Manage episode 281518798 series 2421479
In the wake of the 2008-09 financial crisis, Adam Fergusson's When Money Dies: The Nightmare of the Weimar Hyperinflation became an unlikely publishing hit more than three decades after its release. Yet, even though few people knew the details of the 1923 crisis, stories and images from interbellum Germany are things of legend.
The same cannot be said of the many other hyperinflationary episodes in the past century and especially the two most severe: the first in postwar Hungary and the second just 13 years ago in Zimbabwe. Hyperinflation in Zimbabwe: Background, Impact, and Policy (Palgrave, 2019) investigates what drove a process that, at its peak, led to 80-billion-percent inflation and the death of the country’s money. Tara McIndoe Calder, who lived through the crisis and now works as an economist in Dublin, examines what happened in her homeland but also the wider meaning of hyperinflation, how to measure it accurately, its common causes and how to stop it.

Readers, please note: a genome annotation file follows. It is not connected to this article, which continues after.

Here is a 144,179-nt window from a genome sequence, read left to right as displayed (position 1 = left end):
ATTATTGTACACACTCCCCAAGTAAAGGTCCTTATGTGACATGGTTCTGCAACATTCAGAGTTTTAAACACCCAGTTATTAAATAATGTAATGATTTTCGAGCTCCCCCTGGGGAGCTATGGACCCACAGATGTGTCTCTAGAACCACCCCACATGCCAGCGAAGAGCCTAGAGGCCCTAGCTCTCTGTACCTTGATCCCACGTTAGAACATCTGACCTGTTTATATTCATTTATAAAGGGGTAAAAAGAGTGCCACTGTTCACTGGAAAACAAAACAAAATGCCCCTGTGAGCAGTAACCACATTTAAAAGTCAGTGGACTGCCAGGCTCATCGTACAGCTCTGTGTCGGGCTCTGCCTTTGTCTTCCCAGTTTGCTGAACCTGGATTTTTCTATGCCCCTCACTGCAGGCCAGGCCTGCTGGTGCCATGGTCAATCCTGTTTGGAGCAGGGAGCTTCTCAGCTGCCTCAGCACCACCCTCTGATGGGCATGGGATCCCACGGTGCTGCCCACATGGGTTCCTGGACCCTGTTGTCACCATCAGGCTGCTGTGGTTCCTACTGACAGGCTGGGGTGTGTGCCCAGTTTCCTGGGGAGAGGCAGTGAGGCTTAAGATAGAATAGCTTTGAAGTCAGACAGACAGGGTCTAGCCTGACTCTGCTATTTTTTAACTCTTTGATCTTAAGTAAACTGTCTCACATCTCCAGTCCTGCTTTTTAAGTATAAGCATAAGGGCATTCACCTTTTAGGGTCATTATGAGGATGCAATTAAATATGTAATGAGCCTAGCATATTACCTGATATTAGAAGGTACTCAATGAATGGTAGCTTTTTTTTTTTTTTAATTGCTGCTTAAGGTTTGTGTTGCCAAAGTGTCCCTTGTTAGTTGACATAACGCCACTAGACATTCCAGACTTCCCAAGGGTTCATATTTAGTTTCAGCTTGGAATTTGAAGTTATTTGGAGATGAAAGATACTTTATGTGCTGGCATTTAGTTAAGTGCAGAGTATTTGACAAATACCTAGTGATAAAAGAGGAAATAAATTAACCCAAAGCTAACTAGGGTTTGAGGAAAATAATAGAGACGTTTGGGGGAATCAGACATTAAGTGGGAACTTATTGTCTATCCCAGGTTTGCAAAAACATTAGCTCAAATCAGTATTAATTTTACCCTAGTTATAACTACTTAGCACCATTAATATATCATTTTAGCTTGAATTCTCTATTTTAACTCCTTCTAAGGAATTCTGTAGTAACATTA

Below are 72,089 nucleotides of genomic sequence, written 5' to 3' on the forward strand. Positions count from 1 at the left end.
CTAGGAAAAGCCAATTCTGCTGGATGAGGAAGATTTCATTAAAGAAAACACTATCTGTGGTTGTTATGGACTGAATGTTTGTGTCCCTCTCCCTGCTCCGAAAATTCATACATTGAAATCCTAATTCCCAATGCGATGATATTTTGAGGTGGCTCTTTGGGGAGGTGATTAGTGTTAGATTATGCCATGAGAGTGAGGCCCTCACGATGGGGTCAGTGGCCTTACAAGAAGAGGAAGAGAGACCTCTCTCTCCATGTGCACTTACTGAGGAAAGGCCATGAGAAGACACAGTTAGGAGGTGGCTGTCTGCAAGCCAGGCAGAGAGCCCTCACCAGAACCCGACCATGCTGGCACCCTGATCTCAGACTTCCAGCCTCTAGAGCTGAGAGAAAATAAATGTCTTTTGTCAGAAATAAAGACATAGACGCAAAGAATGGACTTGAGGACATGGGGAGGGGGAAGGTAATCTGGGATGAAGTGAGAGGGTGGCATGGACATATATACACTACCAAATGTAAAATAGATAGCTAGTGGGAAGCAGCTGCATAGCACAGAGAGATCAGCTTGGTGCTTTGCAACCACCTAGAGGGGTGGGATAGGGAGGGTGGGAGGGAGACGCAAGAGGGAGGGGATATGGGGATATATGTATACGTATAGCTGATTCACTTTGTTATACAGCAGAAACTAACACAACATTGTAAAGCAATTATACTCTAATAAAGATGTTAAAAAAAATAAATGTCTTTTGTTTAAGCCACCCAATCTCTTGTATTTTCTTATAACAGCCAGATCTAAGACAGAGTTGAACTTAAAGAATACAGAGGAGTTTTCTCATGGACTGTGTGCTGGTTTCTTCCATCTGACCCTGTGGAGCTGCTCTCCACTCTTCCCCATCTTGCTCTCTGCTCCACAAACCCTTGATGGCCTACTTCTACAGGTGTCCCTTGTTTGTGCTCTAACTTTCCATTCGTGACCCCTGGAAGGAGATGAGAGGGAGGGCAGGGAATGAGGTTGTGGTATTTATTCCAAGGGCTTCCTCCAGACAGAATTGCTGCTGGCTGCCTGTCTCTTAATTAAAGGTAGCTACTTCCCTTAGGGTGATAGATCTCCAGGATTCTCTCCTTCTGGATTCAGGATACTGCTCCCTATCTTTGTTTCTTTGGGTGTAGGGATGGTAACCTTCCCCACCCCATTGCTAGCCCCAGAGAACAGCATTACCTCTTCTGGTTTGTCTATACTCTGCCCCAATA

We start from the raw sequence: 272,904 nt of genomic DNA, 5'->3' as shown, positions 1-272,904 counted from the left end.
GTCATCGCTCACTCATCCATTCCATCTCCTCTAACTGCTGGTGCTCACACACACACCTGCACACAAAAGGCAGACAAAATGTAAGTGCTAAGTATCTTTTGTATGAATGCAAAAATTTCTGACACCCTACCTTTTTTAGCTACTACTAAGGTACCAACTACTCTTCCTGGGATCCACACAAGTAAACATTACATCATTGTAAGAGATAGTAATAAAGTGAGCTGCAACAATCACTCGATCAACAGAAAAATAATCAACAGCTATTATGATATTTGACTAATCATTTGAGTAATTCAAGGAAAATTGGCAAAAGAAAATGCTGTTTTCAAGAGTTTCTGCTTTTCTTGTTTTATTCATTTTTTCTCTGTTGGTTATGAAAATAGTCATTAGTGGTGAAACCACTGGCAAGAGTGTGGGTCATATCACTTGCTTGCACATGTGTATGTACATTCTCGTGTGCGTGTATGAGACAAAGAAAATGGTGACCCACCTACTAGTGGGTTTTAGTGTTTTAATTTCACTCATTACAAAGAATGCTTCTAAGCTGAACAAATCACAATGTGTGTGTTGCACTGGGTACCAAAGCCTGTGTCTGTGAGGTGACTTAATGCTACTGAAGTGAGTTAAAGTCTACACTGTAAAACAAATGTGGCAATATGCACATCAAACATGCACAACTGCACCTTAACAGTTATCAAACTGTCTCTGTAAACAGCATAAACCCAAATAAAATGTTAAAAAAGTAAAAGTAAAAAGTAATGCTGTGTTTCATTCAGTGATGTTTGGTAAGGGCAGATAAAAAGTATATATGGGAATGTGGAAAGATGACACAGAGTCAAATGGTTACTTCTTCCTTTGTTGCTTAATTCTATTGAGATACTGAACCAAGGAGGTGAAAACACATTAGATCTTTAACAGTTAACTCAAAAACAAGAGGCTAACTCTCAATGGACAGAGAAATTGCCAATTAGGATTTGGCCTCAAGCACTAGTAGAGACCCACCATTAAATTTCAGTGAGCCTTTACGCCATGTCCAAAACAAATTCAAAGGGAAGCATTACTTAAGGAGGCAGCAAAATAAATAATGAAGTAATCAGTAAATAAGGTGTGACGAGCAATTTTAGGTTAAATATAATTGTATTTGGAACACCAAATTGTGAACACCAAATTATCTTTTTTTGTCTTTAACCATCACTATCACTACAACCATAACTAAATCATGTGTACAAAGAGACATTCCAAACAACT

Tara McIndoe Calder has been an economist at the Central Bank of Ireland since 2011 specialising in debt issues, after completing a PhD at Trinity College Dublin on money demand, aid shocks, and the impact of land reform in Zimbabwe.
*Her own book recommendations are Invisible Women by Caroline Criado Perez (Vintage, 2019), and both Half of a Yellow Sun and Americana by Chimamanda Ngozi Adichie (Fourth Estate, 2014)
Tim Gwynn Jones is an economic and political-risk analyst at Medley Global Advisors.
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